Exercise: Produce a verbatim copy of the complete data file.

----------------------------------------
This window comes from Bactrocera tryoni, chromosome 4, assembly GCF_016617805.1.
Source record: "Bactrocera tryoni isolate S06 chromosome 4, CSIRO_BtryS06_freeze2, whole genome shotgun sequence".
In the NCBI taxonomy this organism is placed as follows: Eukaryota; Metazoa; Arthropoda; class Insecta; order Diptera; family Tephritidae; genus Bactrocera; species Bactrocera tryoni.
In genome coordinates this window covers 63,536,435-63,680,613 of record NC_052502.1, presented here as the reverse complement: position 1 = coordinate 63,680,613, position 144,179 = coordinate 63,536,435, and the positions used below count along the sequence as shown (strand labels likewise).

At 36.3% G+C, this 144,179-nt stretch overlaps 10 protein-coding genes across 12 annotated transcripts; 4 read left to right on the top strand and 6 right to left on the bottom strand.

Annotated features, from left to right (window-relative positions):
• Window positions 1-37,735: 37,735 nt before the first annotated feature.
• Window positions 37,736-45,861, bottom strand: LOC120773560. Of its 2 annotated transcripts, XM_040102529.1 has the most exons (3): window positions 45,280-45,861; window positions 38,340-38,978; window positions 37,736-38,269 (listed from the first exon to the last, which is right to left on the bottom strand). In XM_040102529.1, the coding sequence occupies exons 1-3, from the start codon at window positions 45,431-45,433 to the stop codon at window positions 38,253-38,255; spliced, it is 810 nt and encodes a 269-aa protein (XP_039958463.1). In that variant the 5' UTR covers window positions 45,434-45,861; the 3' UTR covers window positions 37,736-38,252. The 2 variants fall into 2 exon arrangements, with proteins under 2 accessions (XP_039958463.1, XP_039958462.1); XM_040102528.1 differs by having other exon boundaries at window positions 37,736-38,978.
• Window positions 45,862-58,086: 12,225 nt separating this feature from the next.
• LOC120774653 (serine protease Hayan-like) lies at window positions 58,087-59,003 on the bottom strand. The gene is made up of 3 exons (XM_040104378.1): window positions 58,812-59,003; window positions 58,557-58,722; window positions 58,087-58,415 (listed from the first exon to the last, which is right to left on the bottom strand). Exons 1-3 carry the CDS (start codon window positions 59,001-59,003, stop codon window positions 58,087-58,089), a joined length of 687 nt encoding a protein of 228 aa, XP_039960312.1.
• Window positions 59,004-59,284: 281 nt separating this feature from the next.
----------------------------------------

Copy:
This window comes from Bactrocera tryoni, chromosome 4, assembly GCF_016617805.1.
Source record: "Bactrocera tryoni isolate S06 chromosome 4, CSIRO_BtryS06_freeze2, whole genome shotgun sequence".
In the NCBI taxonomy this organism is placed as follows: Eukaryota; Metazoa; Arthropoda; class Insecta; order Diptera; family Tephritidae; genus Bactrocera; species Bactrocera tryoni.
In genome coordinates this window covers 63,536,435-63,680,613 of record NC_052502.1, presented here as the reverse complement: position 1 = coordinate 63,680,613, position 144,179 = coordinate 63,536,435, and the positions used below count along the sequence as shown (strand labels likewise).

At 36.3% G+C, this 144,179-nt stretch overlaps 10 protein-coding genes across 12 annotated transcripts; 4 read left to right on the top strand and 6 right to left on the bottom strand.

Annotated features, from left to right (window-relative positions):
• Window positions 1-37,735: 37,735 nt before the first annotated feature.
• Window positions 37,736-45,861, bottom strand: LOC120773560. Of its 2 annotated transcripts, XM_040102529.1 has the most exons (3): window positions 45,280-45,861; window positions 38,340-38,978; window positions 37,736-38,269 (listed from the first exon to the last, which is right to left on the bottom strand). In XM_040102529.1, the coding sequence occupies exons 1-3, from the start codon at window positions 45,431-45,433 to the stop codon at window positions 38,253-38,255; spliced, it is 810 nt and encodes a 269-aa protein (XP_039958463.1). In that variant the 5' UTR covers window positions 45,434-45,861; the 3' UTR covers window positions 37,736-38,252. The 2 variants fall into 2 exon arrangements, with proteins under 2 accessions (XP_039958463.1, XP_039958462.1); XM_040102528.1 differs by having other exon boundaries at window positions 37,736-38,978.
• Window positions 45,862-58,086: 12,225 nt separating this feature from the next.
• LOC120774653 (serine protease Hayan-like) lies at window positions 58,087-59,003 on the bottom strand. The gene is made up of 3 exons (XM_040104378.1): window positions 58,812-59,003; window positions 58,557-58,722; window positions 58,087-58,415 (listed from the first exon to the last, which is right to left on the bottom strand). Exons 1-3 carry the CDS (start codon window positions 59,001-59,003, stop codon window positions 58,087-58,089), a joined length of 687 nt encoding a protein of 228 aa, XP_039960312.1.
• Window positions 59,004-59,284: 281 nt separating this feature from the next.